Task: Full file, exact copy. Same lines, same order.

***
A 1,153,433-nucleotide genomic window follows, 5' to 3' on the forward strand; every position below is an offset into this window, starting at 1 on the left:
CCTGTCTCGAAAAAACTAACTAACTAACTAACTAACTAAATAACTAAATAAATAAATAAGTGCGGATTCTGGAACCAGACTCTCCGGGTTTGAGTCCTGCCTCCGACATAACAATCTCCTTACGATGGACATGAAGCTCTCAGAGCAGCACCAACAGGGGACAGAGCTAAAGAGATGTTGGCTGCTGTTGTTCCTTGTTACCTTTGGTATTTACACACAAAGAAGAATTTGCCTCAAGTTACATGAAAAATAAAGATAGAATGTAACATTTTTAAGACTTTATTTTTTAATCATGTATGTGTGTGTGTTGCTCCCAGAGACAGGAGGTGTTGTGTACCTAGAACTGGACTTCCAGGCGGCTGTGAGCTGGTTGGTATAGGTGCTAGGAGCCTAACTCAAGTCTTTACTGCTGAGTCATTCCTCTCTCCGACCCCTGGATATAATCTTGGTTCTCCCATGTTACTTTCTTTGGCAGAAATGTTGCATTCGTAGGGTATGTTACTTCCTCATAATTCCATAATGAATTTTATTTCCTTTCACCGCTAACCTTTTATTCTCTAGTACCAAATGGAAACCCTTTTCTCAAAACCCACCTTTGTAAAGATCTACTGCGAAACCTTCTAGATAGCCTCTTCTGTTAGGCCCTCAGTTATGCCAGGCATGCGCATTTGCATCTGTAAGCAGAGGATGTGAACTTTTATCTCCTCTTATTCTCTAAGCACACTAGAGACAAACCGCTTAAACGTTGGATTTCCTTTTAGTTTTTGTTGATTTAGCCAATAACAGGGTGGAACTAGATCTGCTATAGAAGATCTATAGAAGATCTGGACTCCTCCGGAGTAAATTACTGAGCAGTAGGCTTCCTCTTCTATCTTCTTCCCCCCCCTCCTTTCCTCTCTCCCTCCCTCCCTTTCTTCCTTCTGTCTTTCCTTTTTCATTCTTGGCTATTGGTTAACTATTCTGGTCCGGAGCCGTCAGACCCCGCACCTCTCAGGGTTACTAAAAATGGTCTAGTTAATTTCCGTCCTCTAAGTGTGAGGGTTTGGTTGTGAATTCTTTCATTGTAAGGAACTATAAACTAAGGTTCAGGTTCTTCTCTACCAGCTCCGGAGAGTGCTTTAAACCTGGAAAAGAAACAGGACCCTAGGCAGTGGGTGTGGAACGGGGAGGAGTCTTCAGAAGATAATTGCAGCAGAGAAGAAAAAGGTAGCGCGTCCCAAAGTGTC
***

A 1,153,433-nucleotide genomic window follows, 5' to 3' on the forward strand; every position below is an offset into this window, starting at 1 on the left:
CCTGTCTCGAAAAAACTAACTAACTAACTAACTAACTAAATAACTAAATAAATAAATAAGTGCGGATTCTGGAACCAGACTCTCCGGGTTTGAGTCCTGCCTCCGACATAACAATCTCCTTACGATGGACATGAAGCTCTCAGAGCAGCACCAACAGGGGACAGAGCTAAAGAGATGTTGGCTGCTGTTGTTCCTTGTTACCTTTGGTATTTACACACAAAGAAGAATTTGCCTCAAGTTACATGAAAAATAAAGATAGAATGTAACATTTTTAAGACTTTATTTTTTAATCATGTATGTGTGTGTGTTGCTCCCAGAGACAGGAGGTGTTGTGTACCTAGAACTGGACTTCCAGGCGGCTGTGAGCTGGTTGGTATAGGTGCTAGGAGCCTAACTCAAGTCTTTACTGCTGAGTCATTCCTCTCTCCGACCCCTGGATATAATCTTGGTTCTCCCATGTTACTTTCTTTGGCAGAAATGTTGCATTCGTAGGGTATGTTACTTCCTCATAATTCCATAATGAATTTTATTTCCTTTCACCGCTAACCTTTTATTCTCTAGTACCAAATGGAAACCCTTTTCTCAAAACCCACCTTTGTAAAGATCTACTGCGAAACCTTCTAGATAGCCTCTTCTGTTAGGCCCTCAGTTATGCCAGGCATGCGCATTTGCATCTGTAAGCAGAGGATGTGAACTTTTATCTCCTCTTATTCTCTAAGCACACTAGAGACAAACCGCTTAAACGTTGGATTTCCTTTTAGTTTTTGTTGATTTAGCCAATAACAGGGTGGAACTAGATCTGCTATAGAAGATCTATAGAAGATCTGGACTCCTCCGGAGTAAATTACTGAGCAGTAGGCTTCCTCTTCTATCTTCTTCCCCCCCCTCCTTTCCTCTCTCCCTCCCTCCCTTTCTTCCTTCTGTCTTTCCTTTTTCATTCTTGGCTATTGGTTAACTATTCTGGTCCGGAGCCGTCAGACCCCGCACCTCTCAGGGTTACTAAAAATGGTCTAGTTAATTTCCGTCCTCTAAGTGTGAGGGTTTGGTTGTGAATTCTTTCATTGTAAGGAACTATAAACTAAGGTTCAGGTTCTTCTCTACCAGCTCCGGAGAGTGCTTTAAACCTGGAAAAGAAACAGGACCCTAGGCAGTGGGTGTGGAACGGGGAGGAGTCTTCAGAAGATAATTGCAGCAGAGAAGAAAAAGGTAGCGCGTCCCAAAGTGTC